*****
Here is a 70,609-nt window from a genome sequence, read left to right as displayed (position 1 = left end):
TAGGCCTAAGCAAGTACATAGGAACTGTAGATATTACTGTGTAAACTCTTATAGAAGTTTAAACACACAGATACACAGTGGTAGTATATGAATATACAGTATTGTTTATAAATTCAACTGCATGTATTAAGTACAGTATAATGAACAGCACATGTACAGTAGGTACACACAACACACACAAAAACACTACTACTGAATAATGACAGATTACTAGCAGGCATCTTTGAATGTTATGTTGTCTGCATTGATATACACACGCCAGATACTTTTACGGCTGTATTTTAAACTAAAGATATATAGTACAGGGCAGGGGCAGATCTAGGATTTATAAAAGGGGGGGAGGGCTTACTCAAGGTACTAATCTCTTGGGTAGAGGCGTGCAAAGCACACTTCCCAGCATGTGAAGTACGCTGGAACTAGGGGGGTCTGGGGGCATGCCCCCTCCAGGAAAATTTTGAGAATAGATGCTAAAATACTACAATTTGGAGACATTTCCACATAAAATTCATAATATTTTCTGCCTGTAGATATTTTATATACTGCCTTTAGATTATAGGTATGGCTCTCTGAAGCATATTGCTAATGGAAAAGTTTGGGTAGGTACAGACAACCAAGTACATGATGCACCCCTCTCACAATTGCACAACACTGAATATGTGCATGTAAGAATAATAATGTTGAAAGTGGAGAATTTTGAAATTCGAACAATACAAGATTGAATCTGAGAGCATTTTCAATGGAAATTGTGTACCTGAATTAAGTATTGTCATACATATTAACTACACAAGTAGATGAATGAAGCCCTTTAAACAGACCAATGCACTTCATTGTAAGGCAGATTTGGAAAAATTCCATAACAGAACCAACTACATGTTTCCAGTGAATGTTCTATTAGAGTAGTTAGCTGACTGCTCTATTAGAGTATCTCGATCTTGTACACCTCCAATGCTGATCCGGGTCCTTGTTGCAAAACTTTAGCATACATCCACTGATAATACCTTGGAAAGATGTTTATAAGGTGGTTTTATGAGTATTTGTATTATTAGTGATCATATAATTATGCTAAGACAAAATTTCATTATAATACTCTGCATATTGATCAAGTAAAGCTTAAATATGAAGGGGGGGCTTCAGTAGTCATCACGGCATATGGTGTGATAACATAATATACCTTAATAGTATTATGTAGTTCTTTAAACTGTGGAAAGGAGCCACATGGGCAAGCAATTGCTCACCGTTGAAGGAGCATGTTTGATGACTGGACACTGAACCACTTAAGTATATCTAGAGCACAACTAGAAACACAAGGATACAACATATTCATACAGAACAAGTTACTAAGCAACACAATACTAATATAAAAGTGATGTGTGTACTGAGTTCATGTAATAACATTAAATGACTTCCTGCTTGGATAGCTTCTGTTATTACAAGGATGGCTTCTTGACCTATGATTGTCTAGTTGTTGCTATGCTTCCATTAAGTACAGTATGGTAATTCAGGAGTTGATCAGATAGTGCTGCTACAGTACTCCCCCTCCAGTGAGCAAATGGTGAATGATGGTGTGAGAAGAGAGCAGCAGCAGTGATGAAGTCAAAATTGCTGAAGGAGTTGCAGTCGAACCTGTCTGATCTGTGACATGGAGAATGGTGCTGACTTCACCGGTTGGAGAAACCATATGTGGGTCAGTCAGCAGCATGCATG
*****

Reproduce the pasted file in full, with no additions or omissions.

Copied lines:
Here is a 70,609-nt window from a genome sequence, read left to right as displayed (position 1 = left end):
TAGGCCTAAGCAAGTACATAGGAACTGTAGATATTACTGTGTAAACTCTTATAGAAGTTTAAACACACAGATACACAGTGGTAGTATATGAATATACAGTATTGTTTATAAATTCAACTGCATGTATTAAGTACAGTATAATGAACAGCACATGTACAGTAGGTACACACAACACACACAAAAACACTACTACTGAATAATGACAGATTACTAGCAGGCATCTTTGAATGTTATGTTGTCTGCATTGATATACACACGCCAGATACTTTTACGGCTGTATTTTAAACTAAAGATATATAGTACAGGGCAGGGGCAGATCTAGGATTTATAAAAGGGGGGGAGGGCTTACTCAAGGTACTAATCTCTTGGGTAGAGGCGTGCAAAGCACACTTCCCAGCATGTGAAGTACGCTGGAACTAGGGGGGTCTGGGGGCATGCCCCCTCCAGGAAAATTTTGAGAATAGATGCTAAAATACTACAATTTGGAGACATTTCCACATAAAATTCATAATATTTTCTGCCTGTAGATATTTTATATACTGCCTTTAGATTATAGGTATGGCTCTCTGAAGCATATTGCTAATGGAAAAGTTTGGGTAGGTACAGACAACCAAGTACATGATGCACCCCTCTCACAATTGCACAACACTGAATATGTGCATGTAAGAATAATAATGTTGAAAGTGGAGAATTTTGAAATTCGAACAATACAAGATTGAATCTGAGAGCATTTTCAATGGAAATTGTGTACCTGAATTAAGTATTGTCATACATATTAACTACACAAGTAGATGAATGAAGCCCTTTAAACAGACCAATGCACTTCATTGTAAGGCAGATTTGGAAAAATTCCATAACAGAACCAACTACATGTTTCCAGTGAATGTTCTATTAGAGTAGTTAGCTGACTGCTCTATTAGAGTATCTCGATCTTGTACACCTCCAATGCTGATCCGGGTCCTTGTTGCAAAACTTTAGCATACATCCACTGATAATACCTTGGAAAGATGTTTATAAGGTGGTTTTATGAGTATTTGTATTATTAGTGATCATATAATTATGCTAAGACAAAATTTCATTATAATACTCTGCATATTGATCAAGTAAAGCTTAAATATGAAGGGGGGGCTTCAGTAGTCATCACGGCATATGGTGTGATAACATAATATACCTTAATAGTATTATGTAGTTCTTTAAACTGTGGAAAGGAGCCACATGGGCAAGCAATTGCTCACCGTTGAAGGAGCATGTTTGATGACTGGACACTGAACCACTTAAGTATATCTAGAGCACAACTAGAAACACAAGGATACAACATATTCATACAGAACAAGTTACTAAGCAACACAATACTAATATAAAAGTGATGTGTGTACTGAGTTCATGTAATAACATTAAATGACTTCCTGCTTGGATAGCTTCTGTTATTACAAGGATGGCTTCTTGACCTATGATTGTCTAGTTGTTGCTATGCTTCCATTAAGTACAGTATGGTAATTCAGGAGTTGATCAGATAGTGCTGCTACAGTACTCCCCCTCCAGTGAGCAAATGGTGAATGATGGTGTGAGAAGAGAGCAGCAGCAGTGATGAAGTCAAAATTGCTGAAGGAGTTGCAGTCGAACCTGTCTGATCTGTGACATGGAGAATGGTGCTGACTTCACCGGTTGGAGAAACCATATGTGGGTCAGTCAGCAGCATGCATG